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EU report reveals impact of Russia’s energy weaponisation on EU gas market and US LNG imports

The European Commission has published its quarterly report on the European gas market for the second quarter of 2022, revealing the impact of Russia’s energy warfare on the EU’s energy landscape.

As the report reveals, year-on-year comparisons showed a staggering 90 per cent drop in imports through the Belarus transit route, but also via Nord Stream (12 per cent), via Ukraine (51 per cent) and via TurkStream (14 per cent). Conversely, EU liquified natural gas (LNG) imports were up by 49 per cent in the second quarter of 2022 year-on-year, amounting to 36 billion cubic metres (bcm), whilst pipeline imports from sources other than Russia rose by 17 bcm between January-August 2022.

Indeed, the report strongly highlights the shift away from Russian gas – including figures for July and August 2022. EU imports of Russian pipeline gas between January and August fell by 43 bcm and total gas imports from Russia, including LNG, were down by 39 bcm. However, LNG imports from the EU’s now former leading energy supplier, were up by 4 bcm.

More broadly, gas imports into the EU rose by 3 per cent and the bloc as a whole spent an estimated 75 billion euros on importing the fossil fuel in the second half of 2022. In parallel, EU gas consumption fell steeply by 16 per cent year-on-year, amounting to 71 bcm. Gas demand in electricity generation also fell by 7 per cent.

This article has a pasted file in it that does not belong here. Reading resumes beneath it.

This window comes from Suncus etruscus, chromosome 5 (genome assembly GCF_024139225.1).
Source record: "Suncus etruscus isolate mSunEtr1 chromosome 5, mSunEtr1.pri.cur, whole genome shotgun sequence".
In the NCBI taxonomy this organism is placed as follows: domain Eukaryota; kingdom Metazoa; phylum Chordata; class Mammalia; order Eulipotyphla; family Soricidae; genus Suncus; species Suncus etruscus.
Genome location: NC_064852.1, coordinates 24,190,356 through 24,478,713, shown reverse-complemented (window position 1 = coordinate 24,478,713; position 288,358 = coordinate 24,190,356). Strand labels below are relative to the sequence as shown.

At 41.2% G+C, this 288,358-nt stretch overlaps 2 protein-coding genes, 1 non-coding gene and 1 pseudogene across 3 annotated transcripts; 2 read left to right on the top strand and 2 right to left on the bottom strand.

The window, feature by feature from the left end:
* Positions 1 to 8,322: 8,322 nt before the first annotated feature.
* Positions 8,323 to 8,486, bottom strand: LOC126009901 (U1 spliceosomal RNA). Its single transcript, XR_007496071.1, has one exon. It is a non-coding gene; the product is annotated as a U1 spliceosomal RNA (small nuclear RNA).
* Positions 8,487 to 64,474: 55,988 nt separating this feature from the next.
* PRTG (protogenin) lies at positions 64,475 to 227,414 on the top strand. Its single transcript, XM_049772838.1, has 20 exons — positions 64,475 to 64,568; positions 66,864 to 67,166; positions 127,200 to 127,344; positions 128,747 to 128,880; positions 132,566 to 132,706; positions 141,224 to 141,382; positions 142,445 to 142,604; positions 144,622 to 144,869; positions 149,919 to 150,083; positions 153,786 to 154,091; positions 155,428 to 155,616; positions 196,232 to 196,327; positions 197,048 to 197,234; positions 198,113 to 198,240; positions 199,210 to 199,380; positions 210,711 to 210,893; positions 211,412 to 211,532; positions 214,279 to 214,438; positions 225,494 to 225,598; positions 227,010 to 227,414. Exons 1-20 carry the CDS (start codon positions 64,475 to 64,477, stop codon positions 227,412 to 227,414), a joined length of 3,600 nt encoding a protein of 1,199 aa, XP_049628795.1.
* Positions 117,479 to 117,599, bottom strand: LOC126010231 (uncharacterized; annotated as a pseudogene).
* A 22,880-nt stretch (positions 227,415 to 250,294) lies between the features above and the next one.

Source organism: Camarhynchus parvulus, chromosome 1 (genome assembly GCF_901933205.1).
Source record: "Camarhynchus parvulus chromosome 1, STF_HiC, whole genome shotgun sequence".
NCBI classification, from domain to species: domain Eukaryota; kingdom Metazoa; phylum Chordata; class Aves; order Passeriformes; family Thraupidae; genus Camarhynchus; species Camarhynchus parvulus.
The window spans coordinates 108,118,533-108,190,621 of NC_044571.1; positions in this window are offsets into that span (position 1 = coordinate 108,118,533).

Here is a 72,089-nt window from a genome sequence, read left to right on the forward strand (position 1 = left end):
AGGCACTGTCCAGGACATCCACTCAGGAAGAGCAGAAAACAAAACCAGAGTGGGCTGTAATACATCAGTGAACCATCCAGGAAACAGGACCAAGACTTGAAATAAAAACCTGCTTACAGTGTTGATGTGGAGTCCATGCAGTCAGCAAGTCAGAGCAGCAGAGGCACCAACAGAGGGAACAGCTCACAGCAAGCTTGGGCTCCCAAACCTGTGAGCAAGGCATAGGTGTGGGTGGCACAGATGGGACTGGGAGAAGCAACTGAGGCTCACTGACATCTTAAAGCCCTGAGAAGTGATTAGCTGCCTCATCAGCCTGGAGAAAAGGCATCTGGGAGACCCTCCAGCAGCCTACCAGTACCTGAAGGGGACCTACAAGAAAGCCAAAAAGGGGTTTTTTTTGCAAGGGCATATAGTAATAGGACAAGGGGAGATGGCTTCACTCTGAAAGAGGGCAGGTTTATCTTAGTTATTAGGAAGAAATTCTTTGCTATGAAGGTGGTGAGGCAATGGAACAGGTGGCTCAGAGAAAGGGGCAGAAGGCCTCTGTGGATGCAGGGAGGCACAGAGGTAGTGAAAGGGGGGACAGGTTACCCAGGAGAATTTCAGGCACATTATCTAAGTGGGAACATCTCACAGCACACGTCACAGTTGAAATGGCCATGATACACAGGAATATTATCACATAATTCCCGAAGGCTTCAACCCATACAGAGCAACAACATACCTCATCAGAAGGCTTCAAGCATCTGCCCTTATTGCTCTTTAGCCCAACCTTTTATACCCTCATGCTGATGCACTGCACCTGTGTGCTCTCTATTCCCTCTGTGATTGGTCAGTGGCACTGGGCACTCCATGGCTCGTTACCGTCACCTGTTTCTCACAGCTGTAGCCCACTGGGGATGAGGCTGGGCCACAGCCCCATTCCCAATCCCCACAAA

In terms of gas storage, injections were faster in the second quarter of 2022 compared to the same period in 2021. As of 30 June 2022, the average EU storage filling rate was 58 per cent, up by 32 per cent. As announced separately in September, the EU’s gas storage reserves had been filled by 82.5 per cent of their capacity. According to the report, decreasing gas consumption and increasing non-Russian gas imports played a particularly important role in the quicker refilling of gas storage in the EU.

The role of LNG imports in the EU’s gas market

In the second quarter of 2022, Poland was the 7th biggest LNG importer in the EU, importing 1.6 bcm of LNG. Whilst Lithuania and Croatia imported around 1 bcm and 0.6 bcm in the second quarter, respectively.

The EU’s LNG expenditure (31.4 billion euros) had significantly risen when compared to 2021 (5.3 billion euros). However, as the report highlights, this is principally due to the impact of sharply increasing wholesale gas prices year-on-year and the significant increase in imported volumes. In the first half of 2022, the EU imported 65.5 bcm of LNG, in comparison to 41.2 bcm imported in the first half of 2021.

The United States remains the biggest LNG supplier of the EU by a large margin to its competitors, representing around 45 per cent of the total imports. Interestingly, the EU has imported over 39 bcm of LNG from the US this year, signalling that the objective of the March 2022 EU-US Joint Statement on Energy Security has already been fulfilled, which foresaw an increase of 15 bcm compared to 2021.

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